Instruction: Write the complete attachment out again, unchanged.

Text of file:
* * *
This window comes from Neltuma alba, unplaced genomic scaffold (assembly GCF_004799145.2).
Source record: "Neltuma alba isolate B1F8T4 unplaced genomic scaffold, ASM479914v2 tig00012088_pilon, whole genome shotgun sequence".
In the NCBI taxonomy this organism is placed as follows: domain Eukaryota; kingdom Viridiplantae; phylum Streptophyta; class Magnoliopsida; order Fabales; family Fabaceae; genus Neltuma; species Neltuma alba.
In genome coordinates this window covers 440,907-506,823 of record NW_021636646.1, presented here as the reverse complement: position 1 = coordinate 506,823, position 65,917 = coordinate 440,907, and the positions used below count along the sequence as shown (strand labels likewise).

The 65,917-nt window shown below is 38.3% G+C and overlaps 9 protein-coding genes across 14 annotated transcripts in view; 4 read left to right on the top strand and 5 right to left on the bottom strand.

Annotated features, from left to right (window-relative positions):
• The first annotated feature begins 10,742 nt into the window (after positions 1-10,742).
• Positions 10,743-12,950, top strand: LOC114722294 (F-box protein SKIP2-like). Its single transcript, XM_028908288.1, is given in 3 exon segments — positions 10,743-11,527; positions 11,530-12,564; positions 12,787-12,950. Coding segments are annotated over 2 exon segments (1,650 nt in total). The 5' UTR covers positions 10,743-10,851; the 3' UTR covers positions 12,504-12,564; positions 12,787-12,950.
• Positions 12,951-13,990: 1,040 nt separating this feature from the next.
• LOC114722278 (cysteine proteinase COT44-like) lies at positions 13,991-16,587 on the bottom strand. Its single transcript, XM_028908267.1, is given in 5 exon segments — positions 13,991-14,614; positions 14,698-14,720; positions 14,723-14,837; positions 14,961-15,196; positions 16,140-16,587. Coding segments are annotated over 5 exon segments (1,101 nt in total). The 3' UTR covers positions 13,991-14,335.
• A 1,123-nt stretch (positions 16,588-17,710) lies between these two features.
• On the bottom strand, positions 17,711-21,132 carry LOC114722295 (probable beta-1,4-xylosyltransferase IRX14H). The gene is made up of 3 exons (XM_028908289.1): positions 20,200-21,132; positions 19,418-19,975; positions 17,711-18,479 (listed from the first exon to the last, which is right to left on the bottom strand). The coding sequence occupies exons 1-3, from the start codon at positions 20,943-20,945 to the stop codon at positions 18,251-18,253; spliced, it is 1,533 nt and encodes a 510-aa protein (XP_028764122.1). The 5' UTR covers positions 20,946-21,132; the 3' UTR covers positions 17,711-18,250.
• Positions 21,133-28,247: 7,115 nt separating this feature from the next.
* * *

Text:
This window comes from Neltuma alba, unplaced genomic scaffold (assembly GCF_004799145.2).
Source record: "Neltuma alba isolate B1F8T4 unplaced genomic scaffold, ASM479914v2 tig00012088_pilon, whole genome shotgun sequence".
In the NCBI taxonomy this organism is placed as follows: domain Eukaryota; kingdom Viridiplantae; phylum Streptophyta; class Magnoliopsida; order Fabales; family Fabaceae; genus Neltuma; species Neltuma alba.
In genome coordinates this window covers 440,907-506,823 of record NW_021636646.1, presented here as the reverse complement: position 1 = coordinate 506,823, position 65,917 = coordinate 440,907, and the positions used below count along the sequence as shown (strand labels likewise).

The 65,917-nt window shown below is 38.3% G+C and overlaps 9 protein-coding genes across 14 annotated transcripts in view; 4 read left to right on the top strand and 5 right to left on the bottom strand.

Annotated features, from left to right (window-relative positions):
• The first annotated feature begins 10,742 nt into the window (after positions 1-10,742).
• Positions 10,743-12,950, top strand: LOC114722294 (F-box protein SKIP2-like). Its single transcript, XM_028908288.1, is given in 3 exon segments — positions 10,743-11,527; positions 11,530-12,564; positions 12,787-12,950. Coding segments are annotated over 2 exon segments (1,650 nt in total). The 5' UTR covers positions 10,743-10,851; the 3' UTR covers positions 12,504-12,564; positions 12,787-12,950.
• Positions 12,951-13,990: 1,040 nt separating this feature from the next.
• LOC114722278 (cysteine proteinase COT44-like) lies at positions 13,991-16,587 on the bottom strand. Its single transcript, XM_028908267.1, is given in 5 exon segments — positions 13,991-14,614; positions 14,698-14,720; positions 14,723-14,837; positions 14,961-15,196; positions 16,140-16,587. Coding segments are annotated over 5 exon segments (1,101 nt in total). The 3' UTR covers positions 13,991-14,335.
• A 1,123-nt stretch (positions 16,588-17,710) lies between these two features.
• On the bottom strand, positions 17,711-21,132 carry LOC114722295 (probable beta-1,4-xylosyltransferase IRX14H). The gene is made up of 3 exons (XM_028908289.1): positions 20,200-21,132; positions 19,418-19,975; positions 17,711-18,479 (listed from the first exon to the last, which is right to left on the bottom strand). The coding sequence occupies exons 1-3, from the start codon at positions 20,943-20,945 to the stop codon at positions 18,251-18,253; spliced, it is 1,533 nt and encodes a 510-aa protein (XP_028764122.1). The 5' UTR covers positions 20,946-21,132; the 3' UTR covers positions 17,711-18,250.
• Positions 21,133-28,247: 7,115 nt separating this feature from the next.